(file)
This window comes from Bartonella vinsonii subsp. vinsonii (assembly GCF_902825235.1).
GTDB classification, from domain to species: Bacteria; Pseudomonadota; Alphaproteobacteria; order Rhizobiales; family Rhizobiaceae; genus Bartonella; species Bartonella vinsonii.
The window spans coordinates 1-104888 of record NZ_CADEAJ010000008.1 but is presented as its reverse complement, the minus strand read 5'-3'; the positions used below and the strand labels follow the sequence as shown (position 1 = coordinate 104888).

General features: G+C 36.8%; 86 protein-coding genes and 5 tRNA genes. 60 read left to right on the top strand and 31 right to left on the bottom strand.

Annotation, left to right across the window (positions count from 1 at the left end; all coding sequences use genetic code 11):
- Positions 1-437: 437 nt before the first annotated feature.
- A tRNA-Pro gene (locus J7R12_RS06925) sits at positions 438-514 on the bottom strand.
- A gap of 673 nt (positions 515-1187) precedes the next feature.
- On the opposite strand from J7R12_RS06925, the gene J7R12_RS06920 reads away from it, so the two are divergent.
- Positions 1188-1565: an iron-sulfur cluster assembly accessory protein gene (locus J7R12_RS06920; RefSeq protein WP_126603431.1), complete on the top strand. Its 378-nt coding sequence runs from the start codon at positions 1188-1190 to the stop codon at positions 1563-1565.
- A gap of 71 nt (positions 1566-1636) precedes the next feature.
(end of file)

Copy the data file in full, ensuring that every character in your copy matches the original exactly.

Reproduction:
This window comes from Bartonella vinsonii subsp. vinsonii (assembly GCF_902825235.1).
GTDB classification, from domain to species: Bacteria; Pseudomonadota; Alphaproteobacteria; order Rhizobiales; family Rhizobiaceae; genus Bartonella; species Bartonella vinsonii.
The window spans coordinates 1-104888 of record NZ_CADEAJ010000008.1 but is presented as its reverse complement, the minus strand read 5'-3'; the positions used below and the strand labels follow the sequence as shown (position 1 = coordinate 104888).

General features: G+C 36.8%; 86 protein-coding genes and 5 tRNA genes. 60 read left to right on the top strand and 31 right to left on the bottom strand.

Annotation, left to right across the window (positions count from 1 at the left end; all coding sequences use genetic code 11):
- Positions 1-437: 437 nt before the first annotated feature.
- A tRNA-Pro gene (locus J7R12_RS06925) sits at positions 438-514 on the bottom strand.
- A gap of 673 nt (positions 515-1187) precedes the next feature.
- On the opposite strand from J7R12_RS06925, the gene J7R12_RS06920 reads away from it, so the two are divergent.
- Positions 1188-1565: an iron-sulfur cluster assembly accessory protein gene (locus J7R12_RS06920; RefSeq protein WP_126603431.1), complete on the top strand. Its 378-nt coding sequence runs from the start codon at positions 1188-1190 to the stop codon at positions 1563-1565.
- A gap of 71 nt (positions 1566-1636) precedes the next feature.